Goring and Harrington were to meet the bearer at Belfort, but Harrington seems to have been mystified, and to have failed in effecting a junction. The poor gentleman, we learn, from letters of Stafford and Sheridan, Charles's retainers at Avignon, could scarcely raise money to leave that town. Sir James Harrington was next to meet Charles at Venice. He was to carry a letter for Charles to a Venetian banker. 'Nota bene, that same banquier, though he will deliver to me your letter, knows nothing about me, nor who I am. . . . Change your name, and, in fine, keep as private as possible, till I tell you what is to be done.' Harrington failed, and lay for months in pawn at Venice, pouring out his griefs in letters to Goring. He was a lachrymose conspirator.

These weary affairs are complicated by mysterious letters to ladies: for example to Mademoiselle Lalasse, 'Je vous prie, Mademoiselle, de rendre justice a mon inviolable attachement . . .' (May 3). He gives her examples of his natural and of his disguised handwriting; probably she helped him in forwarding his correspondence. Charles's chief anxiety was to secure the Lord Marischal. Bulkeley and the official English Jacobites kept insisting that he should have a man with him who was trusted by the party. Kelly was distrusted, though Bulkeley defends him, and was cashiered in autumn. Charles's friends also kept urging that he must 'appear in public,' but where? Bulkeley suggested Bologna. The Earl Marischal, later (July 5), was for Fribourg. No place was really both convenient and possible. On May 17 Charles wrote from Venice to the Earl Marischal, 'I am just arrived, but will not be able for some days, to know what reception to meet with.' He fears he 'may be chased from hence,' and his fears were justified. On the same day (May 17) he wrote to Edgar in Rome, 'Venice, next to France, is the best for my interest, and the only one in Italy.'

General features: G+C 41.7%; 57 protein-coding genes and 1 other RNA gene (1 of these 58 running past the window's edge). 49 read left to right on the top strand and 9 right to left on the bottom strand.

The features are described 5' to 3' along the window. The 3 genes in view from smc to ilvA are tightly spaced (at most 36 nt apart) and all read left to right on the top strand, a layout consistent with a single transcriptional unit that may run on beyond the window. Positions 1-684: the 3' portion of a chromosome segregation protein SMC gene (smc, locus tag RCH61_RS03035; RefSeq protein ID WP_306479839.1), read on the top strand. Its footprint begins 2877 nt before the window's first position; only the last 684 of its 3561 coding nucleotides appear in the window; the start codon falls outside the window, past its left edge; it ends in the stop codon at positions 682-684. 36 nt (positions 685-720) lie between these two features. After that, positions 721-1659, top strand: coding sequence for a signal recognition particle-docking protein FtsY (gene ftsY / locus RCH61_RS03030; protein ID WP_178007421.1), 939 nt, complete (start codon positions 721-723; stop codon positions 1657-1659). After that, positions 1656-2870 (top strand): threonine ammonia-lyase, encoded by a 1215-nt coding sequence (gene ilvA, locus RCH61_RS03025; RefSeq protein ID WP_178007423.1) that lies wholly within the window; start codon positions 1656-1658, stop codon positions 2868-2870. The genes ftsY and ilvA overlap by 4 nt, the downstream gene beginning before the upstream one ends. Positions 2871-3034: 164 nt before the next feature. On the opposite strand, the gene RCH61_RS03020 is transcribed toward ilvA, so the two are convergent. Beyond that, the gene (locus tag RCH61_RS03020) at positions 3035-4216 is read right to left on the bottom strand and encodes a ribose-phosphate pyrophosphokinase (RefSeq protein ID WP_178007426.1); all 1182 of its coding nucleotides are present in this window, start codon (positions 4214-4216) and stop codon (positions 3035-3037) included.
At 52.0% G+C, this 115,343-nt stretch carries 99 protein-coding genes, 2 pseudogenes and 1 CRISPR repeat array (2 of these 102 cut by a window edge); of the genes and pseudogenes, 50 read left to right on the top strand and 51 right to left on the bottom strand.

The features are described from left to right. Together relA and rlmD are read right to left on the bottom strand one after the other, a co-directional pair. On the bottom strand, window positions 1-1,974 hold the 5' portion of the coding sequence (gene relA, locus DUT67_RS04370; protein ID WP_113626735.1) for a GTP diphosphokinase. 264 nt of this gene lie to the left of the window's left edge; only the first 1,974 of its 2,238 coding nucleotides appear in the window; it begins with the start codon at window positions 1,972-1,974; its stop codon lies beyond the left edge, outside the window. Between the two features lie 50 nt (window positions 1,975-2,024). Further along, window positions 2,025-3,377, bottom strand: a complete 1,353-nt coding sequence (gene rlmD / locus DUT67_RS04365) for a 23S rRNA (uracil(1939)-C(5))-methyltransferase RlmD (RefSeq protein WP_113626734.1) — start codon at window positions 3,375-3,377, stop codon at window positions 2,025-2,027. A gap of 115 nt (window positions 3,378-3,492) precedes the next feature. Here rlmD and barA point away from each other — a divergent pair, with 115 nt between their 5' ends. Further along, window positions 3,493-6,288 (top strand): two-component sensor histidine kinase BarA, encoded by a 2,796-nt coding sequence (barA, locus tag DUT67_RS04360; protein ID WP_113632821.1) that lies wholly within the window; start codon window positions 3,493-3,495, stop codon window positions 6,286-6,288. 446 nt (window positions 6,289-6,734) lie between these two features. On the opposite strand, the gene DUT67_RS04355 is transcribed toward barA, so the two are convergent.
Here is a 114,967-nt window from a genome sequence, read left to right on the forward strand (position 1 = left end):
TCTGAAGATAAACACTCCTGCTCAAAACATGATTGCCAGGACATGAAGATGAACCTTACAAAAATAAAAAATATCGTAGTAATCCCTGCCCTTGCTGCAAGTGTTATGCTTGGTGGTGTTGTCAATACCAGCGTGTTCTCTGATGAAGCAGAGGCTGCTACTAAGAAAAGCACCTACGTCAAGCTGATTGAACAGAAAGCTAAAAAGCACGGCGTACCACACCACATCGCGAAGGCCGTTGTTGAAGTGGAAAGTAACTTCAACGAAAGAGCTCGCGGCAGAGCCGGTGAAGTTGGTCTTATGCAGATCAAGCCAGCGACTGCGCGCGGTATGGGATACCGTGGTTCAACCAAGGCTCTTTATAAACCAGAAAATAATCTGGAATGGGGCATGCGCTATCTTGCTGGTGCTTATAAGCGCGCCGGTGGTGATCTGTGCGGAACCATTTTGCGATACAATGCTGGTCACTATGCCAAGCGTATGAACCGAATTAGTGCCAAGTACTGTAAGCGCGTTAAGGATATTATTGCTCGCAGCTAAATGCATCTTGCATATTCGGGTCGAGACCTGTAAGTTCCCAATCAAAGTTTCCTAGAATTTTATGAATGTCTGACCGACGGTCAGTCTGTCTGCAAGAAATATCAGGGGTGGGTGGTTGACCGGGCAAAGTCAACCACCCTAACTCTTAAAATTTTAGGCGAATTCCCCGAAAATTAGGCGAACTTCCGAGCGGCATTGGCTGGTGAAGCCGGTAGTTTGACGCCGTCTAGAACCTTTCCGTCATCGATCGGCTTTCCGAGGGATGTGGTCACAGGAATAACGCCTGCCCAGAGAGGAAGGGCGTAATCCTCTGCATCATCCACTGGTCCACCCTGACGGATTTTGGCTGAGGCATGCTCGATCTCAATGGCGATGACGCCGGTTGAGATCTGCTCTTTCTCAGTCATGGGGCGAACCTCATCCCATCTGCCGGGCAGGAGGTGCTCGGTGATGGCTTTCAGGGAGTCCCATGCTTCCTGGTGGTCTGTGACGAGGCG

Venice ejected the Prince. On May 26 he wrote to his father:

'Sir,--I received last night from ye Nuntio a definitive answer about my project, which is quite contrary to my expectation; as I have nothing further to do here, and would not run the least risk of being found out, I depart this very evening, having left a direction to the said Nuntio how to forward my letters for me.' On the same day he wrote to Chioseul de Stainville, the minister at Versailles of the Empress, 'Could an anonymous exiled Prince be received by the Kaiser and the Queen of Hungary? He would remain incognito.'

On June 3 Charles wrote to James, without address or news, and to Bulkeley. 'Now my friend must skulk to the perfect dishonour and glory of his worthy relations, until he finds a reception fitting at home or abroad.' On the back of the draft he writes: